Fear: A Cultural History by Joanna Bourke
A book which looks at how fears such as phobias, nuclear holocaust, terrorism and war have developed and changed in social consciousness in the last 150 years. Well worth reading.
The Physiognomy by Jeffrey Ford
A peculiar, extremely well written and gripping weird fantasy about a physiognomist who determines character from taking measurements of their bodies (for example, width between the eyes, nose to top lip) and acts as a sort of government investigator to uncover criminals or potential criminals through his art. I also recommend Mr Ford’s shorter work, in particular, The Empire of Ice Cream, which you can read online. But I also hope you will help him feed his family buy buying his terrific books.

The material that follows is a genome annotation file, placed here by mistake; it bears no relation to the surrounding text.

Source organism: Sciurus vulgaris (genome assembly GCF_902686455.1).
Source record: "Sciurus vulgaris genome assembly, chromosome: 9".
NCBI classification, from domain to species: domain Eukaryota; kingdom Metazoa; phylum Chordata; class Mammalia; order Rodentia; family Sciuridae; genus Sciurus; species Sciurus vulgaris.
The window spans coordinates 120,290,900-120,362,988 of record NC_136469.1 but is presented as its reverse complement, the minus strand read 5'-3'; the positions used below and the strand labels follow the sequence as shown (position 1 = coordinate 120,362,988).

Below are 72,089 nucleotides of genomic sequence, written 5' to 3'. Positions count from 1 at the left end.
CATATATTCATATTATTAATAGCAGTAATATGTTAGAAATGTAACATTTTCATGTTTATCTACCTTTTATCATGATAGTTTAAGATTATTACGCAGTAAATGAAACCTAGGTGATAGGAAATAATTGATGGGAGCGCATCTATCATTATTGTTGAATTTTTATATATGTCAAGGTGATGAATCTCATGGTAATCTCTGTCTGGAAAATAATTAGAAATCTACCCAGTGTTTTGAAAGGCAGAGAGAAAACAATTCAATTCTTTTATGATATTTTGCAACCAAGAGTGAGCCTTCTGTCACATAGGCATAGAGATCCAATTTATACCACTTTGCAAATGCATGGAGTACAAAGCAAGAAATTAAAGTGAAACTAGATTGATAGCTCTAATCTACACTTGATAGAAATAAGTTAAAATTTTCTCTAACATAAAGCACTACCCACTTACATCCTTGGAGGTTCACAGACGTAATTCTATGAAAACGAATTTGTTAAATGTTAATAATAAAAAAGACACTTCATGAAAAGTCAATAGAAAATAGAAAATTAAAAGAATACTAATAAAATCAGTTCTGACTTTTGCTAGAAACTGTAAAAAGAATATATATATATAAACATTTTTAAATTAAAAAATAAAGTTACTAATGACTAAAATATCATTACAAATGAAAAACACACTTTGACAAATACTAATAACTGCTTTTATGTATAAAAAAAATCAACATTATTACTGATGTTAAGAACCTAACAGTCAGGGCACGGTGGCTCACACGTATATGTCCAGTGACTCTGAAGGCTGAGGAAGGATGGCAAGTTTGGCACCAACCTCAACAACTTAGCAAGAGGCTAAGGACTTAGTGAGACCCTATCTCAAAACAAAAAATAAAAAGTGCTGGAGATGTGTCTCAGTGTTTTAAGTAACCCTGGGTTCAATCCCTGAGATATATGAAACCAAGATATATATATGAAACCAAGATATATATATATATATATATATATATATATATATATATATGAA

Pandora’s Star and Judas Unchained by Peter F. Hamilton
I love a good space opera. And this two-parter, while hugely long at around 3,000 pages, combine multiple storylines that will appeal to lovers of science fiction, crime, westerns, romance, horror, and outdoor adventure (a la Jack London). Hamilton manages to mash together a host of genres seamlessly. Impressive stuff. Oh, and I loved one of the central conceits. How do you get from one planet to another in across a vast galactic commonwealth? By train, naturally. Only a British writer could come up with that one. You can also listen to a postcast review with Peter at www.dragonpage.com.